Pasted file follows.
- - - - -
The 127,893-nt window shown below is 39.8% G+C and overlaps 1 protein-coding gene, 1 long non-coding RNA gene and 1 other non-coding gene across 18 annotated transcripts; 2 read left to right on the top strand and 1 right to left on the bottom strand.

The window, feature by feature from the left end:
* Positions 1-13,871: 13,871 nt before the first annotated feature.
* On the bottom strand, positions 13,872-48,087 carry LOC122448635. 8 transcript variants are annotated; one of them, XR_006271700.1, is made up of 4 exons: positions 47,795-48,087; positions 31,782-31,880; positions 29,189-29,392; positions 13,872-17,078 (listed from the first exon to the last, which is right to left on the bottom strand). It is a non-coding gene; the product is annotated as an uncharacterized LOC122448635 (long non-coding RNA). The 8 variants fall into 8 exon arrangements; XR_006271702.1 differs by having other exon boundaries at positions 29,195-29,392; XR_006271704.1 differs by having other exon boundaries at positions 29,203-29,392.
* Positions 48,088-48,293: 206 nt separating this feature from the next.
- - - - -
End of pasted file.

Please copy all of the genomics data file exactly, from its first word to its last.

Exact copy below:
The 127,893-nt window shown below is 39.8% G+C and overlaps 1 protein-coding gene, 1 long non-coding RNA gene and 1 other non-coding gene across 18 annotated transcripts; 2 read left to right on the top strand and 1 right to left on the bottom strand.

The window, feature by feature from the left end:
* Positions 1-13,871: 13,871 nt before the first annotated feature.
* On the bottom strand, positions 13,872-48,087 carry LOC122448635. 8 transcript variants are annotated; one of them, XR_006271700.1, is made up of 4 exons: positions 47,795-48,087; positions 31,782-31,880; positions 29,189-29,392; positions 13,872-17,078 (listed from the first exon to the last, which is right to left on the bottom strand). It is a non-coding gene; the product is annotated as an uncharacterized LOC122448635 (long non-coding RNA). The 8 variants fall into 8 exon arrangements; XR_006271702.1 differs by having other exon boundaries at positions 29,195-29,392; XR_006271704.1 differs by having other exon boundaries at positions 29,203-29,392.
* Positions 48,088-48,293: 206 nt separating this feature from the next.